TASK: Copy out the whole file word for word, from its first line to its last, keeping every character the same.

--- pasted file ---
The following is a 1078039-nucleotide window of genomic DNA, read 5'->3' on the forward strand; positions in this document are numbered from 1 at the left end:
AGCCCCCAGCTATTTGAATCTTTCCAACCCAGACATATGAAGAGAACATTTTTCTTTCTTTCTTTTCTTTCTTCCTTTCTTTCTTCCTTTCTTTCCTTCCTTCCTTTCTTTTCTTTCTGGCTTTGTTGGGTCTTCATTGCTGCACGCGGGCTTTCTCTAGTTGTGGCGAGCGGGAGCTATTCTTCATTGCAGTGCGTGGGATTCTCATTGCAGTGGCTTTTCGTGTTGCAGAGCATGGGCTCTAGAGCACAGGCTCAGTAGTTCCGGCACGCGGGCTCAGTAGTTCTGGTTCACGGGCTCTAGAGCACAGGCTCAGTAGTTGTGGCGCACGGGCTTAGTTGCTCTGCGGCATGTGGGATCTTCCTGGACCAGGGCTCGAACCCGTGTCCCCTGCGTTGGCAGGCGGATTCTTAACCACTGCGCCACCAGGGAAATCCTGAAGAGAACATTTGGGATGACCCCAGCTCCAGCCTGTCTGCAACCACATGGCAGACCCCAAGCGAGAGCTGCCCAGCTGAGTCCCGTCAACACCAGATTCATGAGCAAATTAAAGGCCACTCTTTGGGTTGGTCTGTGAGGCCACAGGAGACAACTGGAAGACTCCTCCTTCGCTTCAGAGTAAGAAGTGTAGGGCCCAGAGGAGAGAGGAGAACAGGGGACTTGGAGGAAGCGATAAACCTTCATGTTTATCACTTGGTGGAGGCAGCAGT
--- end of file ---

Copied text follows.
The following is a 1078039-nucleotide window of genomic DNA, read 5'->3' on the forward strand; positions in this document are numbered from 1 at the left end:
AGCCCCCAGCTATTTGAATCTTTCCAACCCAGACATATGAAGAGAACATTTTTCTTTCTTTCTTTTCTTTCTTCCTTTCTTTCTTCCTTTCTTTCCTTCCTTCCTTTCTTTTCTTTCTGGCTTTGTTGGGTCTTCATTGCTGCACGCGGGCTTTCTCTAGTTGTGGCGAGCGGGAGCTATTCTTCATTGCAGTGCGTGGGATTCTCATTGCAGTGGCTTTTCGTGTTGCAGAGCATGGGCTCTAGAGCACAGGCTCAGTAGTTCCGGCACGCGGGCTCAGTAGTTCTGGTTCACGGGCTCTAGAGCACAGGCTCAGTAGTTGTGGCGCACGGGCTTAGTTGCTCTGCGGCATGTGGGATCTTCCTGGACCAGGGCTCGAACCCGTGTCCCCTGCGTTGGCAGGCGGATTCTTAACCACTGCGCCACCAGGGAAATCCTGAAGAGAACATTTGGGATGACCCCAGCTCCAGCCTGTCTGCAACCACATGGCAGACCCCAAGCGAGAGCTGCCCAGCTGAGTCCCGTCAACACCAGATTCATGAGCAAATTAAAGGCCACTCTTTGGGTTGGTCTGTGAGGCCACAGGAGACAACTGGAAGACTCCTCCTTCGCTTCAGAGTAAGAAGTGTAGGGCCCAGAGGAGAGAGGAGAACAGGGGACTTGGAGGAAGCGATAAACCTTCATGTTTATCACTTGGTGGAGGCAGCAGT